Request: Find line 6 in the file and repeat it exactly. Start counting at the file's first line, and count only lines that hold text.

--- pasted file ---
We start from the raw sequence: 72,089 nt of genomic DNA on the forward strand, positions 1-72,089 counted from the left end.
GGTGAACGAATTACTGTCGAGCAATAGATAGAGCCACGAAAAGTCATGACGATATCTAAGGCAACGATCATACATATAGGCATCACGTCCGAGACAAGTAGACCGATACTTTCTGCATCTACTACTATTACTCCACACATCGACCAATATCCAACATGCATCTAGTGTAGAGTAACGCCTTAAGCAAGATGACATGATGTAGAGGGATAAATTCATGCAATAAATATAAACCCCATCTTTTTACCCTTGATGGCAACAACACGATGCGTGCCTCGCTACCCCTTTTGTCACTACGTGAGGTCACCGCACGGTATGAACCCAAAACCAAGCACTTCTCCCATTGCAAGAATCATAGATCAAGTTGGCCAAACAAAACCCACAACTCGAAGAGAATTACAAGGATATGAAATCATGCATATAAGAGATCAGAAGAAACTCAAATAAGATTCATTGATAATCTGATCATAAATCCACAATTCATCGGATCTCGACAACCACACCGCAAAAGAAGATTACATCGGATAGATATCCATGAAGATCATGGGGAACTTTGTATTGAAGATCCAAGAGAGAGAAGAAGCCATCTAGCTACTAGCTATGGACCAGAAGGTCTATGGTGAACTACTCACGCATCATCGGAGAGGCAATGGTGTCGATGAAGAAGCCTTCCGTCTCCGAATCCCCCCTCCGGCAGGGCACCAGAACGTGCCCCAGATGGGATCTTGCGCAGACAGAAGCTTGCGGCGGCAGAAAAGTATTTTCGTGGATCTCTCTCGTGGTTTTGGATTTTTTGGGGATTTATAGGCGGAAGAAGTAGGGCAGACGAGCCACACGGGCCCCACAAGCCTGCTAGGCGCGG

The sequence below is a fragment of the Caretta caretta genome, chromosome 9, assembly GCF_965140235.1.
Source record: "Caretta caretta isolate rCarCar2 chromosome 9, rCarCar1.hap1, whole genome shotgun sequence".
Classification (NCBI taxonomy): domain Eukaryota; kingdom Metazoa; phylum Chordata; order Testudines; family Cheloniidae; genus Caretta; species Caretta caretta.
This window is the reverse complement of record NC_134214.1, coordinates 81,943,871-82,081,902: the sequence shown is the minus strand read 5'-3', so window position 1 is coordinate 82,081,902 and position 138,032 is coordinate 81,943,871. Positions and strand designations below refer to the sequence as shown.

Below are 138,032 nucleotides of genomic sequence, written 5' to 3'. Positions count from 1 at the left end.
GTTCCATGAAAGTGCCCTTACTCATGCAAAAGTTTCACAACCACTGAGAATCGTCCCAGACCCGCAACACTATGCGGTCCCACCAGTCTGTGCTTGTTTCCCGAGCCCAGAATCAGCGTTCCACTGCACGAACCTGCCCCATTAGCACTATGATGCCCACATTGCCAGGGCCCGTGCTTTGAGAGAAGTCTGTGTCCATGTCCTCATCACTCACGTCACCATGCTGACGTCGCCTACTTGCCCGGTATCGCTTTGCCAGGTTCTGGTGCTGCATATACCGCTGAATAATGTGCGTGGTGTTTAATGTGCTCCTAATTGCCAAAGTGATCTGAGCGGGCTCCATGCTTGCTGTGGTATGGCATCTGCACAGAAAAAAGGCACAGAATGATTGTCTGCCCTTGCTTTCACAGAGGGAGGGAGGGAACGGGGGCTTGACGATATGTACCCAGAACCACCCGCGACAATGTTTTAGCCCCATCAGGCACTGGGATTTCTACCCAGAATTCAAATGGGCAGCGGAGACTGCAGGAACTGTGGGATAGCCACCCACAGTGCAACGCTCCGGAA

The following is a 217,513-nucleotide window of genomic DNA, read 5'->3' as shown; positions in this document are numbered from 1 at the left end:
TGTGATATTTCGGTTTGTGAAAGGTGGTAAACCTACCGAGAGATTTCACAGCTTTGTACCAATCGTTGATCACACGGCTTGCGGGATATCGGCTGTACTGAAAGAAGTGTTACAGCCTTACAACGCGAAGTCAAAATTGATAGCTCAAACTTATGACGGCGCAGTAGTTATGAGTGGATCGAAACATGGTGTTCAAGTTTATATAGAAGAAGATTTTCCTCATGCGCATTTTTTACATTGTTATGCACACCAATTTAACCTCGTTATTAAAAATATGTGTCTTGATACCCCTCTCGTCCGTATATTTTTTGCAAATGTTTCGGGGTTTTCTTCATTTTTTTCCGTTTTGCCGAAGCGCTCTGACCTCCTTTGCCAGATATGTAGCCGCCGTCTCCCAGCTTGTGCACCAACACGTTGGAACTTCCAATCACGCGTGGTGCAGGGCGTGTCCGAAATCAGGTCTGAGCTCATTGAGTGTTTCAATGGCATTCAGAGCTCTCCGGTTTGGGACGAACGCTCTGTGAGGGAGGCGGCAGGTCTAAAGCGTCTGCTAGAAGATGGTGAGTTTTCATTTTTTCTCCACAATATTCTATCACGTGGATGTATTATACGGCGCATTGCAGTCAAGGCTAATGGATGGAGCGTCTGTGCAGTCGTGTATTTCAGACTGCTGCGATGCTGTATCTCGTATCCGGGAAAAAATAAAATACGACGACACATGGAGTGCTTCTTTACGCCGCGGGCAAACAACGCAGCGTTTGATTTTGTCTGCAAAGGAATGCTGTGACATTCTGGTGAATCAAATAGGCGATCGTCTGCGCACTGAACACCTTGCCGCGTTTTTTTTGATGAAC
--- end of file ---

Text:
This window is the reverse complement of record NC_134214.1, coordinates 81,943,871-82,081,902: the sequence shown is the minus strand read 5'-3', so window position 1 is coordinate 82,081,902 and position 138,032 is coordinate 81,943,871. Positions and strand designations below refer to the sequence as shown.